Marla HERCZOG, also known as Maria Herzog, Plaintiff and Appellant, v. Adolf HERCZOG, also known as Adolph Herczog, also known as Adolf Herzog, also known as Adolf Giovanni, also known as John Giovanni, and Morag Lawson Livingston Giovanni, Defendants, Adolf Herczog, Respondent.
This is an appeal from a judgment denying appellant any relief in an action brought by her to establish as a judgment in this state, a decree for separate maintenance entered in the Probate, Divorce and Admiralty Division of the High Court of Justice of England and affirmatively decreeing that a decree of divorce granted to respondent in the state of Nevada is a valid decree.
In her first cause of action, plaintiff alleges that she and the defendant were married on the 22nd day of May, 1928, and that there is one child of said marriage born in 1930; that in February 1936, the Probate, Divorce and Admiralty Division of the High Court of Justice of England then having jurisdiction of the person of the plaintiff and of the defendant, entered a decree of judicial separation and that thereafter, on the 22nd day of December, 1936, did enter its order and decree; that the defendant therein, respondent herein, should pay until the further order of the court ‘permanent alimony’ at the rate of eight pounds per week plus such amount as would equal the English income tax applicable to such alimony, said sum to include the maintenance of the minor child of the parties; that said judgments have never been vacated, modified or set aside; that since November 1945, the respondent herein has failed to pay said sum of eight pounds per week or any part thereof except the sum of $40 per month for the period beginning December 1945 and ending in June 1948. She further alleges that the amount awarded by the English decree was inadequate to meet her needs and that the respondent herein was financially able to pay a substantially larger sum for her support. By her second cause of action she alleges the separation of herself and husband, the failure of the respondent to provide for her support and her need for support and disability to provide it. By the prayer of her complaint she asked either that the English decree be established as a judgment of this state and be enforced in this action; that it be adjudged and decreed that there is due and owing to her under the English decree, the sum of $12,410.62 and that the English decree be modified and defendant be required to pay a reasonable sum per week for her support and maintenance or that it be adjudged that she might live separate and apart from respondent and that respondent be ordered to pay her a reasonable sum per week for her support and maintenance and that he be further required to pay a reasonable sum for attorney's fees and costs in connection with the prosecution of the action.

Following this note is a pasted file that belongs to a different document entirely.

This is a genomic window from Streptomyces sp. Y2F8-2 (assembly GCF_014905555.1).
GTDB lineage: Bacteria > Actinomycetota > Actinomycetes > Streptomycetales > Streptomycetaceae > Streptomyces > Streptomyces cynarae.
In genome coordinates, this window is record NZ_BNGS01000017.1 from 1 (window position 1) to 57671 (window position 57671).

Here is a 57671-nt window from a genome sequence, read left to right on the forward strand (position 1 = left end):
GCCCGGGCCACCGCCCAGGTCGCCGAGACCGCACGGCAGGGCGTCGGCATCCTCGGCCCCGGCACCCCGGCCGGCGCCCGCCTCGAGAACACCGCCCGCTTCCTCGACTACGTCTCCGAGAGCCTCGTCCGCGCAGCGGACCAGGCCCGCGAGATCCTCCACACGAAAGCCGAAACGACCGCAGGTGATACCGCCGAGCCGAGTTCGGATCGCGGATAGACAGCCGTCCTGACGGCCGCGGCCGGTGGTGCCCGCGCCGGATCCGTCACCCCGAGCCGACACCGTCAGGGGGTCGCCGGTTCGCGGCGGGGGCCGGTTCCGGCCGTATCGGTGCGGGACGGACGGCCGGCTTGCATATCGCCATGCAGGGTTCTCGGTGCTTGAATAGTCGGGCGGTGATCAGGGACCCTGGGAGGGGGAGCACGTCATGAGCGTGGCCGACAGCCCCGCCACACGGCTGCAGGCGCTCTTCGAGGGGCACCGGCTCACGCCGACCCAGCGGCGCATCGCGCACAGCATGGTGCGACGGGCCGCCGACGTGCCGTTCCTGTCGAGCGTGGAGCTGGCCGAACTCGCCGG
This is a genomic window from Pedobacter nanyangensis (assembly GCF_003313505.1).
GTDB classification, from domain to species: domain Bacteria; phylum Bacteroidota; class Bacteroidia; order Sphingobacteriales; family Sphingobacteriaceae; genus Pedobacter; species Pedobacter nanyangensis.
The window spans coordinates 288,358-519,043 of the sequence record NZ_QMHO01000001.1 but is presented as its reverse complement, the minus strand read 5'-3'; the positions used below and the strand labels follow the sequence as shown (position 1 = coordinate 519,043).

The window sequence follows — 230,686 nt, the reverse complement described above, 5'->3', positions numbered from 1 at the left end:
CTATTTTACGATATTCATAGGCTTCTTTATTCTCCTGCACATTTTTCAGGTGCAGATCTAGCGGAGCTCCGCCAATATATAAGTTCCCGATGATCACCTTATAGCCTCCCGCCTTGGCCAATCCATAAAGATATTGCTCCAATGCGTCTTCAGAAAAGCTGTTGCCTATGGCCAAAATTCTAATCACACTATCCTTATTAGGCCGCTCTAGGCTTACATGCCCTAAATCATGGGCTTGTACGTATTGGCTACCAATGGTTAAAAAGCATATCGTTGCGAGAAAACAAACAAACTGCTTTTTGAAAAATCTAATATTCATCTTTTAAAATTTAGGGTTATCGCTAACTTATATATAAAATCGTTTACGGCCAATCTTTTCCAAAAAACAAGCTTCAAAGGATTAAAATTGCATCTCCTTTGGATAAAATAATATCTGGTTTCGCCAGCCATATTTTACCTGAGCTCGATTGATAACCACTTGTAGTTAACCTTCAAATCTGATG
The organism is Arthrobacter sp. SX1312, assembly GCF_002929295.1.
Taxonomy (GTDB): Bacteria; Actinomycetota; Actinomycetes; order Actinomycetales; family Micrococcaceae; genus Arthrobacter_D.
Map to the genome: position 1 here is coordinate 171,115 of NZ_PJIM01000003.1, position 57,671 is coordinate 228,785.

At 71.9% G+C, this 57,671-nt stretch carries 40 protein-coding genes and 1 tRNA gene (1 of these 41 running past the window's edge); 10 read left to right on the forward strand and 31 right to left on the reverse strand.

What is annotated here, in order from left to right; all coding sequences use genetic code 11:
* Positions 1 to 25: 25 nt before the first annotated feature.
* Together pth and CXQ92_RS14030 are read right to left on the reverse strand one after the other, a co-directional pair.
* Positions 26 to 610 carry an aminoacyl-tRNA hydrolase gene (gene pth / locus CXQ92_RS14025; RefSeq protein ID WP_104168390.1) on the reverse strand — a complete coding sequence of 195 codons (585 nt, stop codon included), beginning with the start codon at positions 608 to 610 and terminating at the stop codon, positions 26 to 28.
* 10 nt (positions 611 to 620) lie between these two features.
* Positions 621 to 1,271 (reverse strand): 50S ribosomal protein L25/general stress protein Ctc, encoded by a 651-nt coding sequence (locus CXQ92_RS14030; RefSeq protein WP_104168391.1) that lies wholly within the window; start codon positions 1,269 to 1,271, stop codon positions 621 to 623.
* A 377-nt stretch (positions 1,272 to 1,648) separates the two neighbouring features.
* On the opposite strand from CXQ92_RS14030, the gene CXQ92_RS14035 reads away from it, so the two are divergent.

By his answer respondent admitted the marriage of the parties, the entry of the English decrees; denied that the English decrees had not been modified or that they were final. He denied that there was due to the plaintiff under the English decree, the sum for which appellant sought judgment as aforesaid and denied that he had failed to make the payments ordered by the English decree. As an affirmative defense he pleaded a decree of divorce entered on the 10th day of October, 1945, in an action brought by him in the state of Nevada.
The trial court found that the English decrees were entered and that the English court had jurisdiction of the parties. It further found that ‘It is not true that said judgments so rendered have become final and have never been vacated, modified, or set aside.’ It further found that it was true that a decree of divorce was granted to respondent on October 10, 1945, and that due notice of the action for said divorce was given to appellant. The court further found that the respondent was not indebted to the plaintiff in any sum.
By its judgment the court decreed that the Nevada decree of divorce was a valid decree and ‘That the plaintiff shall take nothing by way of her complaint.’